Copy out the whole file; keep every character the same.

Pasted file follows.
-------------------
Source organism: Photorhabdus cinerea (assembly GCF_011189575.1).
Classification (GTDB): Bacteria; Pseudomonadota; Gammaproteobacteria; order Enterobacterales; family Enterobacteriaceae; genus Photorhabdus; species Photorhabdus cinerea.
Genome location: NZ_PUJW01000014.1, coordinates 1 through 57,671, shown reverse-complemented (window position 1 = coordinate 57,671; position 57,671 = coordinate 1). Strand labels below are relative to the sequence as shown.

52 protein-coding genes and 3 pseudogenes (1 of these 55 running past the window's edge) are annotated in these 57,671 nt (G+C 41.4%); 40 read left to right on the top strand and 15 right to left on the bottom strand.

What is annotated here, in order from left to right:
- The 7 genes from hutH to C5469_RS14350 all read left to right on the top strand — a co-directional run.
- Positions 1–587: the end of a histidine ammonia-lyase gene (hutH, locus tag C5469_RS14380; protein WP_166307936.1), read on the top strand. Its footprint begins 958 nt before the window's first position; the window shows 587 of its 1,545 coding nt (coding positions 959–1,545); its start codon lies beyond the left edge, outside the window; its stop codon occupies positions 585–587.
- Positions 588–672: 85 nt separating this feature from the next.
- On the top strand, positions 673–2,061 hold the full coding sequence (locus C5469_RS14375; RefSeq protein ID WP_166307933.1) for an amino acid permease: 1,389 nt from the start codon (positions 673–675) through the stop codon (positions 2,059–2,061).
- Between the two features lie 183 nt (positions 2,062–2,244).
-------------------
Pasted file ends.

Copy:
Source organism: Photorhabdus cinerea (assembly GCF_011189575.1).
Classification (GTDB): Bacteria; Pseudomonadota; Gammaproteobacteria; order Enterobacterales; family Enterobacteriaceae; genus Photorhabdus; species Photorhabdus cinerea.
Genome location: NZ_PUJW01000014.1, coordinates 1 through 57,671, shown reverse-complemented (window position 1 = coordinate 57,671; position 57,671 = coordinate 1). Strand labels below are relative to the sequence as shown.

52 protein-coding genes and 3 pseudogenes (1 of these 55 running past the window's edge) are annotated in these 57,671 nt (G+C 41.4%); 40 read left to right on the top strand and 15 right to left on the bottom strand.

What is annotated here, in order from left to right:
- The 7 genes from hutH to C5469_RS14350 all read left to right on the top strand — a co-directional run.
- Positions 1–587: the end of a histidine ammonia-lyase gene (hutH, locus tag C5469_RS14380; protein WP_166307936.1), read on the top strand. Its footprint begins 958 nt before the window's first position; the window shows 587 of its 1,545 coding nt (coding positions 959–1,545); its start codon lies beyond the left edge, outside the window; its stop codon occupies positions 585–587.
- Positions 588–672: 85 nt separating this feature from the next.
- On the top strand, positions 673–2,061 hold the full coding sequence (locus C5469_RS14375; RefSeq protein ID WP_166307933.1) for an amino acid permease: 1,389 nt from the start codon (positions 673–675) through the stop codon (positions 2,059–2,061).
- Between the two features lie 183 nt (positions 2,062–2,244).